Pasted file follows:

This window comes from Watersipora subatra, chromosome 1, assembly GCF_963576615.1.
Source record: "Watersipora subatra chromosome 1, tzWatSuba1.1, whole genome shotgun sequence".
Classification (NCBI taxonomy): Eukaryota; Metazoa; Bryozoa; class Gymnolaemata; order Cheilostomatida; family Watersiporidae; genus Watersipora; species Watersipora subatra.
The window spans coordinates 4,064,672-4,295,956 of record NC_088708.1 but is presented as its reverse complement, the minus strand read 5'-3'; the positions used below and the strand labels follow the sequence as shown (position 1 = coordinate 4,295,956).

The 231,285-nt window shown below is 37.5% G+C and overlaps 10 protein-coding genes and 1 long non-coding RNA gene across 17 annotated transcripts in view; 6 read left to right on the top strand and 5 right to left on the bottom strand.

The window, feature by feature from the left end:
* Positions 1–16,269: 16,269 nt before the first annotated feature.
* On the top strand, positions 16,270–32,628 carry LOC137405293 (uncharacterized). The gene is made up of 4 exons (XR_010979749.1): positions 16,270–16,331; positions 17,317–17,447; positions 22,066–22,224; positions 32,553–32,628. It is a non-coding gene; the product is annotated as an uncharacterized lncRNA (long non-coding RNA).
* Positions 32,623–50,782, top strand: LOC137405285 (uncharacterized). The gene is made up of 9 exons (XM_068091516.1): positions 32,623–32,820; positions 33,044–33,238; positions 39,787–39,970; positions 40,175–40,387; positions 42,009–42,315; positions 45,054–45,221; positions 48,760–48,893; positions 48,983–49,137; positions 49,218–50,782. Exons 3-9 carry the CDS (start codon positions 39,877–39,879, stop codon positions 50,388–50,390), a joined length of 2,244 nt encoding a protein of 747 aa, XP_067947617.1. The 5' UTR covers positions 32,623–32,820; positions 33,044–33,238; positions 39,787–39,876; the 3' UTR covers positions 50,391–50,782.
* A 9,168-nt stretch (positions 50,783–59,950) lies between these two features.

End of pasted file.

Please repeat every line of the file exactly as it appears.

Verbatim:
This window comes from Watersipora subatra, chromosome 1, assembly GCF_963576615.1.
Source record: "Watersipora subatra chromosome 1, tzWatSuba1.1, whole genome shotgun sequence".
Classification (NCBI taxonomy): Eukaryota; Metazoa; Bryozoa; class Gymnolaemata; order Cheilostomatida; family Watersiporidae; genus Watersipora; species Watersipora subatra.
The window spans coordinates 4,064,672-4,295,956 of record NC_088708.1 but is presented as its reverse complement, the minus strand read 5'-3'; the positions used below and the strand labels follow the sequence as shown (position 1 = coordinate 4,295,956).

The 231,285-nt window shown below is 37.5% G+C and overlaps 10 protein-coding genes and 1 long non-coding RNA gene across 17 annotated transcripts in view; 6 read left to right on the top strand and 5 right to left on the bottom strand.

The window, feature by feature from the left end:
* Positions 1–16,269: 16,269 nt before the first annotated feature.
* On the top strand, positions 16,270–32,628 carry LOC137405293 (uncharacterized). The gene is made up of 4 exons (XR_010979749.1): positions 16,270–16,331; positions 17,317–17,447; positions 22,066–22,224; positions 32,553–32,628. It is a non-coding gene; the product is annotated as an uncharacterized lncRNA (long non-coding RNA).
* Positions 32,623–50,782, top strand: LOC137405285 (uncharacterized). The gene is made up of 9 exons (XM_068091516.1): positions 32,623–32,820; positions 33,044–33,238; positions 39,787–39,970; positions 40,175–40,387; positions 42,009–42,315; positions 45,054–45,221; positions 48,760–48,893; positions 48,983–49,137; positions 49,218–50,782. Exons 3-9 carry the CDS (start codon positions 39,877–39,879, stop codon positions 50,388–50,390), a joined length of 2,244 nt encoding a protein of 747 aa, XP_067947617.1. The 5' UTR covers positions 32,623–32,820; positions 33,044–33,238; positions 39,787–39,876; the 3' UTR covers positions 50,391–50,782.
* A 9,168-nt stretch (positions 50,783–59,950) lies between these two features.